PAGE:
## Abstract

Topic Modeling is an approach used for automatic comprehension and classification of data in a variety of settings, and perhaps the canonical application is in uncovering thematic structure in a corpus of documents. A number of foundational works both in machine learning and in theory have suggested a probabilistic model for documents, whereby documents arise as a convex combination of (i.e. distribution on) a small number of topic vectors, each topic vector being a distribution on words (i.e. a vector of word-frequencies). Similar models have since been used in a variety of application areas, the Latent Dirichlet Allocation or LDA model of Blei et al. is especially popular. Theoretical studies of topic modeling focus on learning the model's parameters assuming the data is actually generated from it. Existing approaches for the most part rely on Singular Value Decomposition (SVD), and consequently have one of two limitations: these works need to either assume that each document contains only one topic, or else can only recover the {\em span} of the topic vectors instead of the topic vectors themselves. This paper formally justifies Nonnegative Matrix Factorization (NMF) as a main tool in this context, which is an analog of SVD where all vectors are nonnegative. Using this tool we give the first polynomial-time algorithm for learning topic models without the above two limitations. The algorithm uses a fairly mild assumption about the underlying topic matrix called separability, which is usually found to hold in real-life data. Perhaps the most attractive feature of our algorithm is that it generalizes to yet more realistic models that incorporate topic-topic correlations, such as the Correlated Topic Model (CTM) and the Pachinko Allocation Model (PAM). We hope that this paper will motivate further theoretical results that use NMF as a replacement for SVD - just as NMF has come to replace SVD in many applications.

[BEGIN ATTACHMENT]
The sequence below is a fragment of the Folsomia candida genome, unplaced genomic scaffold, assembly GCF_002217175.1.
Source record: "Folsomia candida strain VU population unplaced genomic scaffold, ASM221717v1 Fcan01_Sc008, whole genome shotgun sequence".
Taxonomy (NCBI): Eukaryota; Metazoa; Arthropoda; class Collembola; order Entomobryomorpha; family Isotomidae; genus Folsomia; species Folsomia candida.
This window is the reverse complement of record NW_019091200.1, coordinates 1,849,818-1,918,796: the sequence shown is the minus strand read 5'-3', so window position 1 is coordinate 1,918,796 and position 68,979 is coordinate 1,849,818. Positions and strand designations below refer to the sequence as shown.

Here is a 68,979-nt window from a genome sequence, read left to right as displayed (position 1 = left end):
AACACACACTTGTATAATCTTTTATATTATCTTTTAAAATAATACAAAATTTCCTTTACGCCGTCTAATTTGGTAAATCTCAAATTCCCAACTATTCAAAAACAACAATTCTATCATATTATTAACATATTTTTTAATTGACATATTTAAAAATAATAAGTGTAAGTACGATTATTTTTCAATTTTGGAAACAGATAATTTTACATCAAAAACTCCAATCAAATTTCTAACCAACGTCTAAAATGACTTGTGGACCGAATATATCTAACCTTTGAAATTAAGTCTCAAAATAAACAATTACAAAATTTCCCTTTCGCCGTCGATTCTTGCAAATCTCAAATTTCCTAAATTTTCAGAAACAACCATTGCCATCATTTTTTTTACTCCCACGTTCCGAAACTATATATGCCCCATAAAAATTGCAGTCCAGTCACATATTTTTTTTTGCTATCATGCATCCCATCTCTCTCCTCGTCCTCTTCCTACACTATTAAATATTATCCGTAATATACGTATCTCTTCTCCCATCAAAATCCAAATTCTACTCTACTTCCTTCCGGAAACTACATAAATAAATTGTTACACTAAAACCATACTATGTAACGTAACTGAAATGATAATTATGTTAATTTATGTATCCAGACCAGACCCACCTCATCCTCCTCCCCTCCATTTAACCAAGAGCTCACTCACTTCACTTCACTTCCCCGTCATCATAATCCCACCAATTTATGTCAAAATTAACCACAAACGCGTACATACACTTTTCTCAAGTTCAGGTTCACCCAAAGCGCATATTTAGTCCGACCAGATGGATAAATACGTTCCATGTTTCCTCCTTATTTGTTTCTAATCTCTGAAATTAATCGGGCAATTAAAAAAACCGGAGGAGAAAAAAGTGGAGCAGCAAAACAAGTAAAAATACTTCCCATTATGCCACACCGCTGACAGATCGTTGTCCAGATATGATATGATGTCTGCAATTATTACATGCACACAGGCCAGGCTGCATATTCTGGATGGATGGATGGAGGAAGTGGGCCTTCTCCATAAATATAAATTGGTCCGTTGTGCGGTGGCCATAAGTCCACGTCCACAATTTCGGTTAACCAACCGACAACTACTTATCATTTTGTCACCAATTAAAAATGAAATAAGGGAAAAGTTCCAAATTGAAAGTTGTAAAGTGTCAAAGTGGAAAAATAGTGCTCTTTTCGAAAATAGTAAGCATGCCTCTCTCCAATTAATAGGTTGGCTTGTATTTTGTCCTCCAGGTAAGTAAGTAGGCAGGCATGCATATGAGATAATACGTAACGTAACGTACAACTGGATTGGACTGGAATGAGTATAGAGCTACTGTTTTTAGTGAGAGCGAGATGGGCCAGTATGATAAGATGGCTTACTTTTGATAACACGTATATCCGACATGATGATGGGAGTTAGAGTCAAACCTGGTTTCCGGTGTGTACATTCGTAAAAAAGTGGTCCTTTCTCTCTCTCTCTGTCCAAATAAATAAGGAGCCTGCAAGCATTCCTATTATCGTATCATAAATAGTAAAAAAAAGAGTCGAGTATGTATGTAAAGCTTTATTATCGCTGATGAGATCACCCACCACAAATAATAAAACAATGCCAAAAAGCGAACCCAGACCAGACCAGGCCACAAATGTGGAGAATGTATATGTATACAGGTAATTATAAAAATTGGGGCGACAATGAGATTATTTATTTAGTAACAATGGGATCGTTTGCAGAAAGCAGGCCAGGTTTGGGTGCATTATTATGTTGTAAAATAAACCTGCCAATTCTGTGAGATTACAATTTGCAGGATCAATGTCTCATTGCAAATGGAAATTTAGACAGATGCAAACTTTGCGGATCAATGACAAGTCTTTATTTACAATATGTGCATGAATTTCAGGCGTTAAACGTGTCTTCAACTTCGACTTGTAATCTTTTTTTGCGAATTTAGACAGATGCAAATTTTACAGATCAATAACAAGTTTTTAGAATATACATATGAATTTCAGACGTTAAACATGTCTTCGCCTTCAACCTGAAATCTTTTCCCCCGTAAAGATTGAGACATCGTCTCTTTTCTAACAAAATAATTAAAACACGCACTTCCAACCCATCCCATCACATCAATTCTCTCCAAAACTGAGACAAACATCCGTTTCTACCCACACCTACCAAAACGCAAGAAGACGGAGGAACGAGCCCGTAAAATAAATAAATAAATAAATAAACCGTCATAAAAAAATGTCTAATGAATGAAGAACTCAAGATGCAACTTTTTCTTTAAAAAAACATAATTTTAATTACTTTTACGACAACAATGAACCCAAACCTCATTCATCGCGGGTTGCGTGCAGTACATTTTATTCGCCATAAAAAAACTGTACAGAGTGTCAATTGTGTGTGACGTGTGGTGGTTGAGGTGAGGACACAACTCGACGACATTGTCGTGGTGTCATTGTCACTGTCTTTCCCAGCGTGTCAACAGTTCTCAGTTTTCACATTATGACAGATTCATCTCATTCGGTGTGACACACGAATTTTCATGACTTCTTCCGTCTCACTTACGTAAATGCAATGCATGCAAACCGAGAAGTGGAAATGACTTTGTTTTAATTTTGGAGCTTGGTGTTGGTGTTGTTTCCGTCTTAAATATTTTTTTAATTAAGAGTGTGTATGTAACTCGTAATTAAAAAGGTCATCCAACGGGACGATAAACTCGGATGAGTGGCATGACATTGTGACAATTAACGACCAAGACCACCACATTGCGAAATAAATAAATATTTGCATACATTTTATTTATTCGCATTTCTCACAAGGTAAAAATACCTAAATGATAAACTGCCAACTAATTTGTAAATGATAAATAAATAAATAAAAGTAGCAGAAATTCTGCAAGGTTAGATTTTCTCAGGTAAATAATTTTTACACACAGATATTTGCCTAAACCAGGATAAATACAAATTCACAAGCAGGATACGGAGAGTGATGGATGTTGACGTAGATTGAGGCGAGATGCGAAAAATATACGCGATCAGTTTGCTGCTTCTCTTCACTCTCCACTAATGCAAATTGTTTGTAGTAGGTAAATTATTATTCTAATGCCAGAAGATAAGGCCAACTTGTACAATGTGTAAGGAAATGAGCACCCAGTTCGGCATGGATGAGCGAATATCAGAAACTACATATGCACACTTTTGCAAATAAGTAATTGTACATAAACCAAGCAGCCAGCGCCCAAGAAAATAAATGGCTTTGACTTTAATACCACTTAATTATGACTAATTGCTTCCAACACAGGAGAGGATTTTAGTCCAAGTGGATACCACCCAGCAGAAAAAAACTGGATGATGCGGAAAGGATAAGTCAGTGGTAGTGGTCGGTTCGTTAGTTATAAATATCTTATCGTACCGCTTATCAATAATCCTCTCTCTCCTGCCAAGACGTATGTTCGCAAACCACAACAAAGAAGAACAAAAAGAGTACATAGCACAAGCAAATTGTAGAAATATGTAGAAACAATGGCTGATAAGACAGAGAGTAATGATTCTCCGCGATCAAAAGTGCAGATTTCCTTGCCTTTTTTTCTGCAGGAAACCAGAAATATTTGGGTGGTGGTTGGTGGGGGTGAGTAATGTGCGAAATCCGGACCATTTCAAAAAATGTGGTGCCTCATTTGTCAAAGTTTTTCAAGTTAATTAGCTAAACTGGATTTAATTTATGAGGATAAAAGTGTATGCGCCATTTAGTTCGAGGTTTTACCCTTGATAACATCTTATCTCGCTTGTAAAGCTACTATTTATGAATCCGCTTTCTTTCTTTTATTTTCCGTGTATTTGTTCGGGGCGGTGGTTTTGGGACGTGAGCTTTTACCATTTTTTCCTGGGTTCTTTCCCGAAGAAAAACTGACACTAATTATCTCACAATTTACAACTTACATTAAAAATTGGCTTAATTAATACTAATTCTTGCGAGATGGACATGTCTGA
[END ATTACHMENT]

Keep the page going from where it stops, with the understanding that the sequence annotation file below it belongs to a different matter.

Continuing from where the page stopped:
Original language | English (US) |
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Article number | 6375276 |

Pages (from-to) | 1-10 |

Number of pages | 10 |

Journal | Proceedings - Annual IEEE Symposium on Foundations of Computer Science, FOCS |

DOIs | |

State | Published - 2012 |

Event | 53rd Annual IEEE Symposium on Foundations of Computer Science, FOCS 2012 - New Brunswick, NJ, United States Duration: Oct 20 2012 → Oct 23 2012 |

## All Science Journal Classification (ASJC) codes

- Computer Science(all)